Dr. Veronica Barcelona de Mendoza is a Postdoctoral Associate at Yale School of Nursing and a nationally certified Advanced Public Health Nurse. She will begin her appointment as Assistant Professor on the tenure track at Yale School of Nursing beginning July 2017. As a public health nurse and epidemiologist, Dr. Barcelona de Mendoza has a strong clinical and research background in perinatal and reproductive health and health disparities. The candidate proposes to expand her knowledge base to include genetic epidemiology and cardiovascular genomics through participation in courses and training programs in genetic data analysis and quantitative genetics. Long-term goals include (a) examination of health disparities in maternal/child health from a life course perspective, (b) utilization of an epigenomic approach in the reduction of reproductive health disparities, and (c) investigation of the associations between cardiovascular health, genomics and reproductive health, with a life course focus. In order to achieve these long-term goals, Dr. Barcelona de Mendoza proposes to study the associations of DNA methylation, obesity and preterm birth on blood pressure in African American children. The proposed project will recruit participants from an ongoing R01 cohort study examining the interaction between genomic and environmental stressors on blood pressure in African American mothers and children. The project's specific aims are to: (1) Examine how DNAm of candidate genes mediates the association between preterm birth and blood pressure among 3-5 year old African American children (2) Investigate how DNAm of candidate genes mediates the association between BMI and blood pressure in African American children, and (3) repeat epigenetic analyses to examine the association between DNAm, PTB and BMI on BP over time (approximately two years) (exploratory aim). Yale University provides a rich and supportive research environment for the candidate to conduct this study. Under the excellent mentorship of Drs. Jackie Taylor (genomics), Yan Sun (statistical genetics), Andrew DeWan (genetic epidemiology) and Ann Kurth (reproductive health), the candidate will receive the necessary support to complete this project. This project is in line with the NINR's key theme of ?Wellness: Promoting Health and Preventing Illness?, and the cross-cutting area of ?Promoting Innovation? through personalized medicine and genomics. These strategic themes are addressed in this project by investigating the physical and environmental causes of health disparities in preterm birth and cardiovascular disease as major contributors of morbidity and mortality within a high risk racial/ethnic minority group. The candidate will build upon previous work in perinatal health disparities by adding advanced training in molecular genetics, genetic epidemiology and quantitative genetics, expanding the lens through which to study the public health problem of preterm birth. By receiving the additional training and excellent mentorship outlined in this proposal, Dr. Barcelona de Mendoza will be well-prepared as a successful independent investigator to reduce maternal/child health disparities.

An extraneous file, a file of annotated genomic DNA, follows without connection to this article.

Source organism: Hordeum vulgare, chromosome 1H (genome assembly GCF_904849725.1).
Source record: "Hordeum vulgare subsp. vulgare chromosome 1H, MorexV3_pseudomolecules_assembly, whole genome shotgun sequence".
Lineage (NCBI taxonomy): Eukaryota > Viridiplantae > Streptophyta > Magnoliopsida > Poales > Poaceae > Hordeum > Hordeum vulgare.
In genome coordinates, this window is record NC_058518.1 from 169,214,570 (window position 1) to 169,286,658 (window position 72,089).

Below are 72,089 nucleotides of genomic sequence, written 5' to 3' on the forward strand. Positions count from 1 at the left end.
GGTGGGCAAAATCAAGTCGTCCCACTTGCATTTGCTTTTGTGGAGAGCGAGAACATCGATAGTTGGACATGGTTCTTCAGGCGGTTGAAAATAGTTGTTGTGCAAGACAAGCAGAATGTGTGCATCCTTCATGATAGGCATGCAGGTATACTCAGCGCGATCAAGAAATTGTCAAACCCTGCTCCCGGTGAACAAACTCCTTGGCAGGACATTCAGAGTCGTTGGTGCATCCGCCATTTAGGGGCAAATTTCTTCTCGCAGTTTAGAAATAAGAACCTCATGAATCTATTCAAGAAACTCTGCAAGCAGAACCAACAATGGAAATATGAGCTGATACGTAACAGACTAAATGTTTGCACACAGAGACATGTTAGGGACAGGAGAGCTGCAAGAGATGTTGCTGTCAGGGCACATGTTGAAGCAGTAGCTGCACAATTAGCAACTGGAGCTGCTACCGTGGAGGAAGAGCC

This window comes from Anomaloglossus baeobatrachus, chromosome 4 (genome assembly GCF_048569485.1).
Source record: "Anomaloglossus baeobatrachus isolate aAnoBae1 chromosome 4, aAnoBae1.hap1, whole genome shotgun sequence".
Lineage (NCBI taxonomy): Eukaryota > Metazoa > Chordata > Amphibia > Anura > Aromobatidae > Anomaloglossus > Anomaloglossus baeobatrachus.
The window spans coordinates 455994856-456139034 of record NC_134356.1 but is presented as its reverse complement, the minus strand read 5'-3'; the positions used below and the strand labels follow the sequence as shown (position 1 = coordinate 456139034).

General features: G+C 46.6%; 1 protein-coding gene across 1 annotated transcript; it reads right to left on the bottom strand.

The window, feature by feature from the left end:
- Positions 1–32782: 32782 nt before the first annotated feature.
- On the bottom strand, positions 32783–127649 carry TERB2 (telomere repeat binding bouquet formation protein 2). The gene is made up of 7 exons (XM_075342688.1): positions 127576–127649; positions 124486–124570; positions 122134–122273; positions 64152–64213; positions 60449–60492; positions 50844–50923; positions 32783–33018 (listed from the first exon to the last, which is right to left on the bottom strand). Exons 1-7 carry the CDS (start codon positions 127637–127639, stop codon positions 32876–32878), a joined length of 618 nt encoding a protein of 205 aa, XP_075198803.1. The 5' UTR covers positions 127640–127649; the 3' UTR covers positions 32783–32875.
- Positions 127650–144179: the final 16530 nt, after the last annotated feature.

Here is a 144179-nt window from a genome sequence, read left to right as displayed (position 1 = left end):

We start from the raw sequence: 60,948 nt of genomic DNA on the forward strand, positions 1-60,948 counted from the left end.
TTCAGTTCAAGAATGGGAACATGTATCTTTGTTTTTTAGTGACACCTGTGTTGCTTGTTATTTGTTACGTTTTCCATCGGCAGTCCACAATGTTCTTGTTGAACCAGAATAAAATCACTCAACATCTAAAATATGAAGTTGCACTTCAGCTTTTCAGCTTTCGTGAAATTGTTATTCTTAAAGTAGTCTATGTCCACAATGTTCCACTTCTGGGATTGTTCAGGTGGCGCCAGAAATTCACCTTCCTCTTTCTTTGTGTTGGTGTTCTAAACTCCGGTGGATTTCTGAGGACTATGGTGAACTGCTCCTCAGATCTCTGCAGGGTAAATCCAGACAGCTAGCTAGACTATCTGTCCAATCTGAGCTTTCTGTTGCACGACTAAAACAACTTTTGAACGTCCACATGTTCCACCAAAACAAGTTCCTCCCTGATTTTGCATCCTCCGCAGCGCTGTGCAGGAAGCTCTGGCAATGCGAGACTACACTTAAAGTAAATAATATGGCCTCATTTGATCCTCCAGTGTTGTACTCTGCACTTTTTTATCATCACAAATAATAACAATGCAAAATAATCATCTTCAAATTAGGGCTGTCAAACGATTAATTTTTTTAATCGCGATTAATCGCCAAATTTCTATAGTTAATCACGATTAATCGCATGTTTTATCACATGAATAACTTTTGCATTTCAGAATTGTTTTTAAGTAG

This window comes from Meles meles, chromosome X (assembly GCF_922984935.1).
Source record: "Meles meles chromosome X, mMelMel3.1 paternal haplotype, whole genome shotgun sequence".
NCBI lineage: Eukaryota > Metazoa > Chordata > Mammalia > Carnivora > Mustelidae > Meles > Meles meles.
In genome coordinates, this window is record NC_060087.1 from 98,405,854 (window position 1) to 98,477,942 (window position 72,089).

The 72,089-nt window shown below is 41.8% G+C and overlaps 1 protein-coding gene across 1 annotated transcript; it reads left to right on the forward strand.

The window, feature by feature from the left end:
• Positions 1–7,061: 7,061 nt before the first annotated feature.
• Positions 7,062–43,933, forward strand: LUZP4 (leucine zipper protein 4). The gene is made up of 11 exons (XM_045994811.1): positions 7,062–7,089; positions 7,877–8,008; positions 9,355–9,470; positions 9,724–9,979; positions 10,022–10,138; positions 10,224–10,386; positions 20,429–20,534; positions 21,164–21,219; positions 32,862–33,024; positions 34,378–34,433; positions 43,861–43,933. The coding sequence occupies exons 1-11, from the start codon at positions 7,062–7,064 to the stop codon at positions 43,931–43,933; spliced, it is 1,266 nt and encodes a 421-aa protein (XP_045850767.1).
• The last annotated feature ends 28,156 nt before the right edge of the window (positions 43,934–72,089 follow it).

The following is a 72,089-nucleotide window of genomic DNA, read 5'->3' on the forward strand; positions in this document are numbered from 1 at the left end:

PROJECT RELEVANCE African Americans bear the highest burden of preterm birth, obesity and high blood pressure among all racial/ethnic groups in the United States, putting them at increased risk for heart disease and premature death. Increasing attention is now being paid to stressors experienced before birth, and how these environmental exposures result in changes to the epigenome of children born preterm, leading to disease, and widening health disparities. The proposed study addresses a key theme of the NINR's strategic plan (promoting health and preventing illness) by examining how epigenomic changes (such as DNA methylation), obesity and preterm birth status underlie susceptibility for developing high blood pressure over time.